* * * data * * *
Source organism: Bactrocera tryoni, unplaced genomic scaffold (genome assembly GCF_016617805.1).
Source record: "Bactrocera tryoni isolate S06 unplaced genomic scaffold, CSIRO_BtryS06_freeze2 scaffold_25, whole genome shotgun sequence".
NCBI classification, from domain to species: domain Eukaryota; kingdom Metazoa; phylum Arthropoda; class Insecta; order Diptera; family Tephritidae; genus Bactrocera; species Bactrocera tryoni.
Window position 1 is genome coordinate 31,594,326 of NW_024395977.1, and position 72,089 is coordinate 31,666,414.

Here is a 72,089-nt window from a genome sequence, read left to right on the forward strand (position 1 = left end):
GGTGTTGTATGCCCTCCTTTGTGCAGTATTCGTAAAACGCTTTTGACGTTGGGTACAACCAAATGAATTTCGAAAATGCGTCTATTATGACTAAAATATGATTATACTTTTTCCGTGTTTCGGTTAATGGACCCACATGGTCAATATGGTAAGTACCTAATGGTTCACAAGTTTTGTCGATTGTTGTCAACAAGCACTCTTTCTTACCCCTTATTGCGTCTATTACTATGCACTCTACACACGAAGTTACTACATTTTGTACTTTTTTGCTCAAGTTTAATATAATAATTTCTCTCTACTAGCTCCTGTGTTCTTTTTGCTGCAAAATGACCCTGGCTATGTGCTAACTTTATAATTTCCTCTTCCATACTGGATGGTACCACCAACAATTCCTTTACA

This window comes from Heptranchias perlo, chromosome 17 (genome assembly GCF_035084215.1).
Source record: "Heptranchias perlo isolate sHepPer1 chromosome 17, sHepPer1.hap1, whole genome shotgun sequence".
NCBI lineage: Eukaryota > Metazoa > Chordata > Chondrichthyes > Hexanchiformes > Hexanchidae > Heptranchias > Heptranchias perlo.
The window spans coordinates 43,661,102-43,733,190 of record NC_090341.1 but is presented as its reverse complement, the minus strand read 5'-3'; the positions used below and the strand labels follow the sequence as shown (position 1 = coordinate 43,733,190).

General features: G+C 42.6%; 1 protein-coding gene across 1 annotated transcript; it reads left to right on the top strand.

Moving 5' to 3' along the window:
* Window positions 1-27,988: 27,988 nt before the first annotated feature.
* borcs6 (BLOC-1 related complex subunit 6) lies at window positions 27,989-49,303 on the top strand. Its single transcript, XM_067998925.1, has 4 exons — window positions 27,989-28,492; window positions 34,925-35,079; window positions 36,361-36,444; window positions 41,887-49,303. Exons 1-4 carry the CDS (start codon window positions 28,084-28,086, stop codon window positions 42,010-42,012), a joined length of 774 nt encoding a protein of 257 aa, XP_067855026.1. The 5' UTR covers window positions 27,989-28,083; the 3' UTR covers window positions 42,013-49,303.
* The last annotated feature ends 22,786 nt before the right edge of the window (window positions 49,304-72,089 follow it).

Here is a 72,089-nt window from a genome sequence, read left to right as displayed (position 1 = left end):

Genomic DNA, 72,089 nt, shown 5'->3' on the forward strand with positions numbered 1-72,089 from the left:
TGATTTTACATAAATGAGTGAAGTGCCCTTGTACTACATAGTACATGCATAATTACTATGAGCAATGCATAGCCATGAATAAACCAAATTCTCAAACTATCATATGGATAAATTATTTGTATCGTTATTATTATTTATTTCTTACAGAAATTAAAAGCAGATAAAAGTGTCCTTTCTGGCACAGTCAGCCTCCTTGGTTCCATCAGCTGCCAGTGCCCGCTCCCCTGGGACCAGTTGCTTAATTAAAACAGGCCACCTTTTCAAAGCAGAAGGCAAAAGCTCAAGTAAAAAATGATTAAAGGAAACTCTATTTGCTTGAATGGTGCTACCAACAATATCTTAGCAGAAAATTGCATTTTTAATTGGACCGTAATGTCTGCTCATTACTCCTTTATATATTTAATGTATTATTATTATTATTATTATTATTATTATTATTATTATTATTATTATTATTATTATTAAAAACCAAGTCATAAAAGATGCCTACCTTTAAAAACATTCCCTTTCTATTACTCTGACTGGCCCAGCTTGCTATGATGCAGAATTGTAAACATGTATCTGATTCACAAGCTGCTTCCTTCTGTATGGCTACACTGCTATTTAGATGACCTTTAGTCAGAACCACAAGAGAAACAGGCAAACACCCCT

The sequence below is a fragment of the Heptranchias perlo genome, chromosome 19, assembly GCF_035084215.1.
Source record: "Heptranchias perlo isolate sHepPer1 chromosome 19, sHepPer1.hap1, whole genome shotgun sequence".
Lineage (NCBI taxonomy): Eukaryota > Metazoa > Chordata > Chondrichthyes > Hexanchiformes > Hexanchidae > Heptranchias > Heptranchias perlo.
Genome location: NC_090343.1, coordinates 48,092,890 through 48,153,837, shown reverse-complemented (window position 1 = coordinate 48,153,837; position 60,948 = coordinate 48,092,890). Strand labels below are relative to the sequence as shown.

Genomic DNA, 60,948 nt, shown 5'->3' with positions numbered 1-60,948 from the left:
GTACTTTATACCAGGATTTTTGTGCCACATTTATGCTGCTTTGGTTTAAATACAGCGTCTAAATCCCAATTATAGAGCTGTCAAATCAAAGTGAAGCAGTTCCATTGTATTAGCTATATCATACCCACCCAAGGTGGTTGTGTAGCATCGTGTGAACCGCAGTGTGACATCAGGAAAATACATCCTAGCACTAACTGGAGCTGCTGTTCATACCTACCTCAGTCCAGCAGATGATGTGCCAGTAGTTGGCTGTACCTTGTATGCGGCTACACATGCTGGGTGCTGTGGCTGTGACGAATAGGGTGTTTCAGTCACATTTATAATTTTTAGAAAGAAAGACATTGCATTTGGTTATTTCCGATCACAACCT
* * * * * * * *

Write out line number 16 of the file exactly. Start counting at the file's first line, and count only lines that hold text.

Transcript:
Here is a 72,089-nt window from a genome sequence, read left to right as displayed (position 1 = left end):